Official: Technology won't stand in way of transfer of threat analysis

Whether the federal responsibility for synthesizing information on terrorist threats will continue to reside with an interagency office or be moved under the Homeland Security Department will not be a matter of technology, a Bush administration official said Friday.

"There is no technological reason" why the transfer could not be made, said Charlie Church, chief information officer of the Homeland Security Department's Information Analysis and Infrastructure Protection Directorate. Church said "interoperability" between the tools of his department and the Terrorist Threat Integration Center, created by executive order and placed at the CIA, was a focus from the start.

There has been significant discussion since the creation of TTIC over whether it has subsumed a congressionally mandated responsibility of Homeland Security to be the locus for processing terrorist information. Some officials, such as House Homeland Security Committee Chairman Christopher Cox, R-Calif., have said they view TTIC as a temporary office until Homeland Security is fully operational. Homeland Security began operations early in 2003.

Church and Terry Kees, vice president for homeland security systems at Lockheed Martin, said on a panel at a conference that the decision of whether to move the capability is fully political. Kees said that technology probably could solve any cyber-security problems identified at TTIC but that policies are not yet flexible enough to allow it. She also noted that the information analysis and information protection directorate at Homeland Security is "brand new" and "started as a shell."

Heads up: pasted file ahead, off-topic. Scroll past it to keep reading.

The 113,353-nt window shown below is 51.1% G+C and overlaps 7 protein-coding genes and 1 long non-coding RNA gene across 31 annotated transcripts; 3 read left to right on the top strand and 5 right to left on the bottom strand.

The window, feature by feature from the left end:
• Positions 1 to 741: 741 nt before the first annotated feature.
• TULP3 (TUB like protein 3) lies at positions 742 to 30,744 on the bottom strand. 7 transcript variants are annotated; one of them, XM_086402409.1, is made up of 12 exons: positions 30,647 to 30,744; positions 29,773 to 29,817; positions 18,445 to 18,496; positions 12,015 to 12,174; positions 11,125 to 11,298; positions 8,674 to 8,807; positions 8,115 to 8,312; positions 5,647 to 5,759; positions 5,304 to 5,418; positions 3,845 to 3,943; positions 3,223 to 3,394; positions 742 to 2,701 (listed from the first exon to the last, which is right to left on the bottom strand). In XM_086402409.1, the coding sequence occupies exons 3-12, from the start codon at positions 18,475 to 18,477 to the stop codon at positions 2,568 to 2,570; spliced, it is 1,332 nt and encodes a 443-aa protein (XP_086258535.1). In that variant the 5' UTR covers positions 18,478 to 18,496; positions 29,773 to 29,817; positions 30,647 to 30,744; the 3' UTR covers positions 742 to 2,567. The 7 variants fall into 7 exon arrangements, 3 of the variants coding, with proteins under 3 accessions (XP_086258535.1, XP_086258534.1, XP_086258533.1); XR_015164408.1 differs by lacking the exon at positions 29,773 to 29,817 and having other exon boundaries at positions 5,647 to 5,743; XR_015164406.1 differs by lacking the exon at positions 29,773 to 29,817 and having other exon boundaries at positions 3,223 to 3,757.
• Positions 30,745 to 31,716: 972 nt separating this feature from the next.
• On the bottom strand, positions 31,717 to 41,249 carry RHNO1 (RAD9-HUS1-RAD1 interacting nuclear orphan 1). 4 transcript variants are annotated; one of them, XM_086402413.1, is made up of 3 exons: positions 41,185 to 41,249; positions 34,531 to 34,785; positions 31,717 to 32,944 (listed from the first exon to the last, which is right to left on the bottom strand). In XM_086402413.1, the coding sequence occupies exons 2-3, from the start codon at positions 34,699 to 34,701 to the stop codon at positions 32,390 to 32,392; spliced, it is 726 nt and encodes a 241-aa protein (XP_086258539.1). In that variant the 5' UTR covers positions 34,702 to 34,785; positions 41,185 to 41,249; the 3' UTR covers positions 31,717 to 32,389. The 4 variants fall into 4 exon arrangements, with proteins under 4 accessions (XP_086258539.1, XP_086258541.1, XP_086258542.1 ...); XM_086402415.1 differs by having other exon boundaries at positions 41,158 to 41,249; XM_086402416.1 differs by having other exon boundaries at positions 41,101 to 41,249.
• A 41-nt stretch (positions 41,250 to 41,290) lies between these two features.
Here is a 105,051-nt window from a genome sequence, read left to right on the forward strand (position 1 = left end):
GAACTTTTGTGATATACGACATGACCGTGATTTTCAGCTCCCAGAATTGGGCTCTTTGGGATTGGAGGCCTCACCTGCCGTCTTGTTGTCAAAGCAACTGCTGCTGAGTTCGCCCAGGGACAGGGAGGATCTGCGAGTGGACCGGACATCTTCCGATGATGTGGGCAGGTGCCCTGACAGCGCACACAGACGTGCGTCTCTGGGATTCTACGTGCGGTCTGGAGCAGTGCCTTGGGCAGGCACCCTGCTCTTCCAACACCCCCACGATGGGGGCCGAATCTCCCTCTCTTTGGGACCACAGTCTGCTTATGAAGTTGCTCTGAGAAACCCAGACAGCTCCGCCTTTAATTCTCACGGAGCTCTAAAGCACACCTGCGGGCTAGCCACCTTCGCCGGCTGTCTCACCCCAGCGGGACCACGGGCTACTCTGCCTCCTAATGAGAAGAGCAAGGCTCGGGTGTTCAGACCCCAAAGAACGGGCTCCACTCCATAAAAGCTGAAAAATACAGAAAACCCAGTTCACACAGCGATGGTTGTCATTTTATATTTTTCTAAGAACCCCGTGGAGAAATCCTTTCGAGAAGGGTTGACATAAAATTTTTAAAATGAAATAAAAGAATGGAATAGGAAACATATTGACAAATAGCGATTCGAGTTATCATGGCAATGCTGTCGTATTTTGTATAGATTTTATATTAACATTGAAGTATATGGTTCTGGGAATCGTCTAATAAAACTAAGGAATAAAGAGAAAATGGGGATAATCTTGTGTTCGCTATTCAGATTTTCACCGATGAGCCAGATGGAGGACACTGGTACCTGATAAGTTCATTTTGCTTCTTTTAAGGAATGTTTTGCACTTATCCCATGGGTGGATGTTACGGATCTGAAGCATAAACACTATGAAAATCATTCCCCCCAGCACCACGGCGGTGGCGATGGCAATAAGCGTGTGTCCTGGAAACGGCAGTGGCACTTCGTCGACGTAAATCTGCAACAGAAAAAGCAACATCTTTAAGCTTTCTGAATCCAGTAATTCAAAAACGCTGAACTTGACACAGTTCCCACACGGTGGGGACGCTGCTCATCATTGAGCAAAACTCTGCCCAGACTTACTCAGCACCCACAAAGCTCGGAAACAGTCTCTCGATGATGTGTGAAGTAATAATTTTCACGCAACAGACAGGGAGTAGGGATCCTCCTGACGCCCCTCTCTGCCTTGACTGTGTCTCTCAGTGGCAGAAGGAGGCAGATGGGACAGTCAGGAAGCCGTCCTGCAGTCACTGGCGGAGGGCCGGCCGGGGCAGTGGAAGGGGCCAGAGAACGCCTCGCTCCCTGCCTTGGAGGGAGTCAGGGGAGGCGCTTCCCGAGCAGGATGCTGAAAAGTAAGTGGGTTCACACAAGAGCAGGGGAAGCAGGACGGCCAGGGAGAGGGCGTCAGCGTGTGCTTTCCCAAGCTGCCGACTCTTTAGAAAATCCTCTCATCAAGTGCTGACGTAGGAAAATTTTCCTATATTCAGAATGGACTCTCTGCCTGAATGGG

Church said he meets monthly with the chief information officer of TTIC "to make sure our technologies are in the same vein." Church also said within his department, Richard Russell is leading an effort this month to identify all sources of information within the department.

Separately, Church said the department's view is that industry should take the lead on information security. "We think business should lead and IT should enable," he said.

Another panel at the event discussed ways to get the public and private sectors to improve cybersecurity. "We haven't been able to keep up with protecting the technology we've been so great at developing," said Ron Ross, project manager at the National Institute of Standards and Technology (NIST).

Congress gave NIST the responsibility of managing cybersecurity for non-national-security agencies, and Ross oversees that effort. He said it is not possible to test every part of a product.

For instance, a laptop probably has 30 million lines of software code in it, he said. "We're never going to operate in a risk-free environment."

Nevertheless, NIST is working on new minimum safeguards for federal agencies, he added.

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